When the U.S. economy is stagnant, the U.S. Government uses fiscal and monetary tools to stimulate the U.S. economy. However, with our economy facing multiple problems, that may not be an ‘easy fix’ in comparison to past recessions. COVID-19, social unrest, permanent business closings, and an upside-down GDP may prove to be difficult problems to overcome in the near term.
In a normal recession, using economic stimulus to elicit a response from the private sector economy usually starts the recovery process. The Fed is responding to COVID-19’s economic crisis through these initiatives:
The Fed has cut its target for the federal funds rate, the rate banks pay to borrow from each other overnight, by a total of 1.5 percentage points since March 3, bringing it down to a range of 0 percent to 0.25 percent.
The Fed is purchasing securities, an action employed during the Great Recession. Additionally, The Fed is offering low-interest rate loans (0.25) up to 90 days to large financial institutions known as primary dealers.
At the outbreak of COVID-19, investors withdrew from money market funds en masse. MMLF funnels cash to money markets to sustain the funds for other investors and the financial institution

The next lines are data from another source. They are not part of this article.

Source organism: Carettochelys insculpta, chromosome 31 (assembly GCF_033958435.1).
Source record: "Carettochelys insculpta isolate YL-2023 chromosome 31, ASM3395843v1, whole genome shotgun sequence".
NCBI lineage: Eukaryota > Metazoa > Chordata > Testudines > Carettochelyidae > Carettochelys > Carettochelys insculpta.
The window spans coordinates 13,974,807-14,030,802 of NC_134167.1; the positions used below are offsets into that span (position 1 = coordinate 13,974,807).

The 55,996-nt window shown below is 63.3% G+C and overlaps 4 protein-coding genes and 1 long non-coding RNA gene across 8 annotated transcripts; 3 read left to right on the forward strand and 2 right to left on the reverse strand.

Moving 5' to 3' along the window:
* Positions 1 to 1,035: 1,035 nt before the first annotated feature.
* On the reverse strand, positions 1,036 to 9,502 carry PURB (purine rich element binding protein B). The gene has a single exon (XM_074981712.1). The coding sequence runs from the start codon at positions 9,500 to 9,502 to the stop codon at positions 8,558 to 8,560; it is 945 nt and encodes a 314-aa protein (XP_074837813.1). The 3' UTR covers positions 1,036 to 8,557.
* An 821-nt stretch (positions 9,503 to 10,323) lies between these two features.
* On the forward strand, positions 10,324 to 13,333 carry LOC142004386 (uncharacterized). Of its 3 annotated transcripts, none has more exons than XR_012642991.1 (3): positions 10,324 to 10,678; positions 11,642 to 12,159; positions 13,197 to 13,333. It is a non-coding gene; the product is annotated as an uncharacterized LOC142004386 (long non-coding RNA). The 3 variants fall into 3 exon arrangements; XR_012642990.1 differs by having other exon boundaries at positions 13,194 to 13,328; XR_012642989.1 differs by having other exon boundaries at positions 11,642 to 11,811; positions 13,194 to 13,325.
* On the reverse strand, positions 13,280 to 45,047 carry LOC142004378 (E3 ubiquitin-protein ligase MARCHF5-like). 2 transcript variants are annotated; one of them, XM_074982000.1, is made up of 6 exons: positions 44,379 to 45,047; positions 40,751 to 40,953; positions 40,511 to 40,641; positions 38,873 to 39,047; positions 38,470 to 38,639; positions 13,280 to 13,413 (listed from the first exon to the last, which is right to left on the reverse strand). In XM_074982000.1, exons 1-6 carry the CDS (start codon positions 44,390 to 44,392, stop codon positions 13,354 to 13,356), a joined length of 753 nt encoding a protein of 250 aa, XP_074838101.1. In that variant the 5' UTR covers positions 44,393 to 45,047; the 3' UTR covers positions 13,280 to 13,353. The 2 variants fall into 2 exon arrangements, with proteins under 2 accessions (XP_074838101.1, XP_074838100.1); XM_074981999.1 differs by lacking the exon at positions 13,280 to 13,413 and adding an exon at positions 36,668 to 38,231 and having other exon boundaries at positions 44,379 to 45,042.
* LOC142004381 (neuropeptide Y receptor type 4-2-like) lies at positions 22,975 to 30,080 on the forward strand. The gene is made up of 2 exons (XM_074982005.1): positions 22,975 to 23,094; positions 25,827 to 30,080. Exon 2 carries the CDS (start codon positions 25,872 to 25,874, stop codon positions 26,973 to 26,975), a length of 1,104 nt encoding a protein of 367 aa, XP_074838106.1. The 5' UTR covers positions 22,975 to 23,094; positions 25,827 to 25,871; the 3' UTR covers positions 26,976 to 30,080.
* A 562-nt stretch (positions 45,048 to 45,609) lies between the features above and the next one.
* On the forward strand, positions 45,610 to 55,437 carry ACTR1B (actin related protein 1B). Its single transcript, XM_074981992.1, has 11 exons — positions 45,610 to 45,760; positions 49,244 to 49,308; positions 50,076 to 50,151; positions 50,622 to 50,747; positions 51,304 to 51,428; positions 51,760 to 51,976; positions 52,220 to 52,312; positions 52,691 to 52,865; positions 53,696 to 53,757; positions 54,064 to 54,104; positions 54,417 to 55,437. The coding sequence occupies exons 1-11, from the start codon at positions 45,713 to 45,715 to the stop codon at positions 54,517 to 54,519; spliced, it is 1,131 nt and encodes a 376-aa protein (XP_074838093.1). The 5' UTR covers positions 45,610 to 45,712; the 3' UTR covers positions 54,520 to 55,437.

The Fed lowered the rate that it charges banks for loans to 0.25 percent, lower than during the Great Recession. The Fed is encouraging banks to dip into their capital and liquidity buffers to increase lending during this economic downturn.
Lending to major corporate employers by buying their new bond issuances and through loans so that they have the cash to pay employees and suppliers. The Fed’s Main Street Lending Program aims to support businesses too large for the Paycheck Protection Program (PPP) or too small for the Fed’s two corporate credit facilities.
The Fed is lending to holders of asset-backed securities on their loans that include student loans, auto loans, credit card loans, and loans guaranteed by the SBA. These loans now have payment grace periods with no interest or negative credit reporting for a certain period.
Source- “What’s the Fed doing in response to the COVID-19 crisis? What more could it do?” -Brookings, June 12,2020.
The Great Depression had economic consequences for the decade after, but today’s economic crisis has been of this magnitude. Our leaders are not certain of what will work, but looking at other economies and the past may help to provide guidance.
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